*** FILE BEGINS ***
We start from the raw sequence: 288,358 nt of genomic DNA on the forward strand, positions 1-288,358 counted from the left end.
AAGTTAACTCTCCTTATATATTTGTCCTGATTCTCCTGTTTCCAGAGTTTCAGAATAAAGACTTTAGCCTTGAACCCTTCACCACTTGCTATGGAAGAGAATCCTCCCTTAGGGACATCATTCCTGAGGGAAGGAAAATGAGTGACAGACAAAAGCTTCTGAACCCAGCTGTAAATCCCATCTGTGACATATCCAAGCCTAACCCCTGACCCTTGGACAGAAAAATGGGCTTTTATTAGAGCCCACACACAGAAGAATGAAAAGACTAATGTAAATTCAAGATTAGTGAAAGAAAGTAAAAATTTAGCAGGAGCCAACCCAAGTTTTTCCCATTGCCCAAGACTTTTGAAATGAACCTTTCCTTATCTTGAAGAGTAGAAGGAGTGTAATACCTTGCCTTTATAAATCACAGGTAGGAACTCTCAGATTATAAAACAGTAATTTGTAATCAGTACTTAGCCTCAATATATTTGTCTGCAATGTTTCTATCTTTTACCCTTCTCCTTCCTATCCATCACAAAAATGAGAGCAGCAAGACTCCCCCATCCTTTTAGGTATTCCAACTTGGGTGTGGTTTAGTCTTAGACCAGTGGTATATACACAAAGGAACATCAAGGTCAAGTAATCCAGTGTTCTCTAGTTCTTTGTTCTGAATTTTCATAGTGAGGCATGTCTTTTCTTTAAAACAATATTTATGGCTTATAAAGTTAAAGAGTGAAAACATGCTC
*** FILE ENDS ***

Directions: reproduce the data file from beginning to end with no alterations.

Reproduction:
We start from the raw sequence: 288,358 nt of genomic DNA on the forward strand, positions 1-288,358 counted from the left end.
AAGTTAACTCTCCTTATATATTTGTCCTGATTCTCCTGTTTCCAGAGTTTCAGAATAAAGACTTTAGCCTTGAACCCTTCACCACTTGCTATGGAAGAGAATCCTCCCTTAGGGACATCATTCCTGAGGGAAGGAAAATGAGTGACAGACAAAAGCTTCTGAACCCAGCTGTAAATCCCATCTGTGACATATCCAAGCCTAACCCCTGACCCTTGGACAGAAAAATGGGCTTTTATTAGAGCCCACACACAGAAGAATGAAAAGACTAATGTAAATTCAAGATTAGTGAAAGAAAGTAAAAATTTAGCAGGAGCCAACCCAAGTTTTTCCCATTGCCCAAGACTTTTGAAATGAACCTTTCCTTATCTTGAAGAGTAGAAGGAGTGTAATACCTTGCCTTTATAAATCACAGGTAGGAACTCTCAGATTATAAAACAGTAATTTGTAATCAGTACTTAGCCTCAATATATTTGTCTGCAATGTTTCTATCTTTTACCCTTCTCCTTCCTATCCATCACAAAAATGAGAGCAGCAAGACTCCCCCATCCTTTTAGGTATTCCAACTTGGGTGTGGTTTAGTCTTAGACCAGTGGTATATACACAAAGGAACATCAAGGTCAAGTAATCCAGTGTTCTCTAGTTCTTTGTTCTGAATTTTCATAGTGAGGCATGTCTTTTCTTTAAAACAATATTTATGGCTTATAAAGTTAAAGAGTGAAAACATGCTC